Graphic novel time! I learned about Chasing Echoes by Dan Goldman and George Schall (Humanoids, 2019) from some sort of book list earlier this year, and the premise had me adding it to my TBR list (along with the fact that it was available at my library! Interlibrary loan still isn’t fully functional, and I’m not entirely sure if the other libraries in the area are back to allowing residents from out of town check out their materials yet. I’m just glad they’re open at all and am working my way through my TBR items that are available locally, trying to wait it out until things are back to whatever normal looks like after this is over…).
The story starts out with Malka, a youngish mother who’s obviously struggling with her life. She’s being evicted, her son has announced he’s going to live with his dad, and her daughter says she wants to follow suit when she’s old enough. Meanwhile, Malka’s extended family is off on an extended trip to Poland to try to track down the family history there that was destroyed by the Holocaust. Malka, who has positioned herself as the family historian who has kept records and worked to make connections between all the papers she’s managed to track down, hasn’t been invited, but a late-night Ambien-fueled plane ticket purchase by a relative has her scrambling to make it to the airport in time the next day. Suffice it to say, a lot of people in the family aren’t happy about this.
The trip exposes a lot of cracks and differences among the family, including the differences in how they each relate to Judaism, and illustrates the strain of generational trauma, along with the antisemitism that still rages in parts of Europe. The family struggles to pinpoint the location of the mill owned by their ancestors before the war and deal with the pain caused by having lost so much. In doing so, they grow closer, learn to understand and relate to each other a little better- even Malka!- but never lose their boisterous, outgoing, argumentative vibe.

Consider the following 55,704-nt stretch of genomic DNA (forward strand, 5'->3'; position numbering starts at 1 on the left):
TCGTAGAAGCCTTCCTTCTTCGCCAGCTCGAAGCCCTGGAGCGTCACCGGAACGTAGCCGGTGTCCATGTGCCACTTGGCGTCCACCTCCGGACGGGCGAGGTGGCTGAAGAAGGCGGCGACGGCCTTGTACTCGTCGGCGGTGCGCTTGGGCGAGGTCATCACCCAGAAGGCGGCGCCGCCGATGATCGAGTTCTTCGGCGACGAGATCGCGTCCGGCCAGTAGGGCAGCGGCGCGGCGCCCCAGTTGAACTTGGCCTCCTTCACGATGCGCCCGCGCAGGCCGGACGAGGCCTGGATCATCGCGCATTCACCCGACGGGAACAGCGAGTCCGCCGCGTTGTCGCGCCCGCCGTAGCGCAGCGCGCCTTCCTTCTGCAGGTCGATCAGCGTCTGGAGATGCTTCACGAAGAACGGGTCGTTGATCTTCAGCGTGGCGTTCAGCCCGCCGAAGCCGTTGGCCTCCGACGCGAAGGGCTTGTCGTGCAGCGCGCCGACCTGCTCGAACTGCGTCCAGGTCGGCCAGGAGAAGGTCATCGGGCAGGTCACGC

Chasing Echoes is haunting, painful, wistful, and warm all at once, with plenty of measures of snarky humor thrown in for balance. The scenes in Auschwitz, especially when the family members are viewing the piles of hair, teeth, shoes, and eyeglasses were difficult; I had to put the book down for a few minutes and sit with that. Even now, the memory of those panels is harrowing and hits me right in the stomach and chest. That hair, those teeth, were people. Those eyeglasses, each pair was specifically made for one person: one person who sat in a chair, who looked into the optometrist’s equipment, who slid those glasses onto the bridge of their nose, and then that person was murdered. I’ve got tears in my eyes as I type this; there’s a heaviness here that if you’re not in a good place to handle, you may want to wait until you can, but don’t skip it if you can manage at all. These kinds of stories are important.
I enjoyed Malka’s growth and the change in how some of her family members viewed her over the course of their trip to Poland. This was a great example that a family doesn’t have to be perfect and can even have some pretty big rifts but can still function (even in dysfunction!) as a family. Chasing Echoes is a quick read, but it leaves an impression.